Elas Elas - 1 month ago 12
JSON Question

Double included object while serializing collection class

I'm trying to serialize class Poll, which looks like that:

class Poll
{
(...) //methods
public AnswersCollection answers { get; set; }
public TagsCollection tags { get; set; }
public string question { get; set; }
}


As you can see, I have "TagsCollection" and "AnswersCollection", which both look pretty similiar, so I'll show only one of them.

class AnswersCollection
{
(...) //methods
public List<Answer> answers { get; set; }
}


And, finnaly, Answer class.

class Answer
{
(...) //methods
public string name { get; set; }
public uint voteQuantity { get; set; }
}


All clases have default public constructor (without parameters) so JSON.NET doesn't have any problems with serialization.

Problem is with AnswersCollection (which is encapsulation), because of it, JSON output looks like that:

{
"answers":{
"answers":[
{
"name":"Foo",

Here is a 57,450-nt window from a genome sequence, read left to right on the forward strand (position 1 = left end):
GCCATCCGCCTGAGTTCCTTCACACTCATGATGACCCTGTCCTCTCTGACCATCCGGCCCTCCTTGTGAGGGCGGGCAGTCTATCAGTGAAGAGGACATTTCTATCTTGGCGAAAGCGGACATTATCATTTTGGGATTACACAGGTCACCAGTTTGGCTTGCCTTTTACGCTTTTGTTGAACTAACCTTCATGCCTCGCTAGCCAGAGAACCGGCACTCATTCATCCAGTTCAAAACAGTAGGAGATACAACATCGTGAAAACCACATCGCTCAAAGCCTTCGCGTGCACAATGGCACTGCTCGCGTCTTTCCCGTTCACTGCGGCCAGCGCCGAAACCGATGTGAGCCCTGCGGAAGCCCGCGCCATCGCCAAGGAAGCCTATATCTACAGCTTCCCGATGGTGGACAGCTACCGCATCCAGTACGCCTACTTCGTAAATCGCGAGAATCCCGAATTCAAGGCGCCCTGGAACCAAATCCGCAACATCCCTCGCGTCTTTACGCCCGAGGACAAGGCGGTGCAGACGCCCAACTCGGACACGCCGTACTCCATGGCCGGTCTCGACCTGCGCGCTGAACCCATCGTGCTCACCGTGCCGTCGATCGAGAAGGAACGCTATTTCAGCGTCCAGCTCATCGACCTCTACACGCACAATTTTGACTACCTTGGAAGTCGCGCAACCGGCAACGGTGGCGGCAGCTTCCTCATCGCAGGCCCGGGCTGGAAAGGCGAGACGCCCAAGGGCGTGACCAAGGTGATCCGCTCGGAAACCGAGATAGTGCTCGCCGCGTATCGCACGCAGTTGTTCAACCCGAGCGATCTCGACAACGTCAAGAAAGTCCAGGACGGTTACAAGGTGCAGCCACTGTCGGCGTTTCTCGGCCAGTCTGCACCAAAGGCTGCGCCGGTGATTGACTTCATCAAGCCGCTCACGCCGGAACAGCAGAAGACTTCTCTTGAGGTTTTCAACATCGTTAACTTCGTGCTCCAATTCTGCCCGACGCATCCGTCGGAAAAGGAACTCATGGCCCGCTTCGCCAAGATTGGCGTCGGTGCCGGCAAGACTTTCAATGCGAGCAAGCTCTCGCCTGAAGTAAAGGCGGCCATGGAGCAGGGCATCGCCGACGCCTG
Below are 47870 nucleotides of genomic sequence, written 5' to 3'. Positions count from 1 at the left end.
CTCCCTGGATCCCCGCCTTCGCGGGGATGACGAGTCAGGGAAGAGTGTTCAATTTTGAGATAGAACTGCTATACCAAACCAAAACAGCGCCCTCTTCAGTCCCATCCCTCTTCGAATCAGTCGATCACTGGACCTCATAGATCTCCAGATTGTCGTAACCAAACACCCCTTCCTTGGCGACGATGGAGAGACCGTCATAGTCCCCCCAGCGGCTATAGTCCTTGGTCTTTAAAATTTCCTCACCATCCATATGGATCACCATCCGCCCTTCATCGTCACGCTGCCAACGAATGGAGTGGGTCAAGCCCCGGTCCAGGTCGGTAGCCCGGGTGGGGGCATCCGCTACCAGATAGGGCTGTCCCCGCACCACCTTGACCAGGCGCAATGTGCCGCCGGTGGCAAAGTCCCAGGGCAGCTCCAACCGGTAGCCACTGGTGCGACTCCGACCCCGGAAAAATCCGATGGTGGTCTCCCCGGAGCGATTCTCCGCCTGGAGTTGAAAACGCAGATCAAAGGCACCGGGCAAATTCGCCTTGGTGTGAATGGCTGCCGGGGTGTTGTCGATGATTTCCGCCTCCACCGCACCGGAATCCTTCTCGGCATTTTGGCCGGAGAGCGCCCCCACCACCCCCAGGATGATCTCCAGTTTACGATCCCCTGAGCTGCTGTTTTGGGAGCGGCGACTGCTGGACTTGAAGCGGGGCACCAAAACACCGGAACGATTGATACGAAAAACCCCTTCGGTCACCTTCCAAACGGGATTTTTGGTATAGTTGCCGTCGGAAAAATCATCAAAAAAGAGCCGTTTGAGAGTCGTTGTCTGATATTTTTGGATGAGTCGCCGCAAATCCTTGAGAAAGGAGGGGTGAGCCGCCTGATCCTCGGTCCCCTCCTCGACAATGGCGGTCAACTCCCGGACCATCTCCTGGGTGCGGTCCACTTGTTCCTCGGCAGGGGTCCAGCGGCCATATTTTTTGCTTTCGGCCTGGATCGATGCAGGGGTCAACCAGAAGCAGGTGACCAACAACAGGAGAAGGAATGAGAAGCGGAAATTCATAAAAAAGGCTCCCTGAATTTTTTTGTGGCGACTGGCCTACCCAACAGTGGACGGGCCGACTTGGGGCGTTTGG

"voteQuantity":45
},
{
"name":"Bar",
"voteQuantity":30
}
]
},
"tags":{
"tags":[
{
"name":"FooTag",
"id":5
},
{
"name":"BarTag",
"id":4
}
]
},
"question":"Question?"
}


As you can see, the problem is with structures like "answers":{ "answers": [(...)] }

Is there option to serialize it to structures like "answers" :[(...)] without second "answers" tag?
I tried to use properties like "isReference" but it didn't worked.

Answer

The serialization is actually doing exactly what is expected of it.

I know it will not exactly answer your original question as to whether there is a way to ask Json.Net to do what you want, but your best option here would be to have inheritence instead of composition for your AnswersCollection.

Since the name suggests the class is a collection of answers, why not make it inherit from List<Answer> instead of having a property of this type ?

If you really can't change the structure of your object, you could go the long-hard way, and implement your own JsonConverter to have an absolute control of how your properties are going to be serialized / deserialized.

You would have to apply the JsonConverterAttribute to the Poll.answers property to tell Json.Net to use your custom serializer.

However, I would highly recommend not taking that approach, if you can avoid it.

Off-topic as a side note: you should consider using a CamelCasePropertyNamesContractResolver to tell your serializer to use CamelCasing when serializing your properties, so you don't have to use camelCasing on your property itself: answers should be spelled Answers if you want to follow common naming practices.

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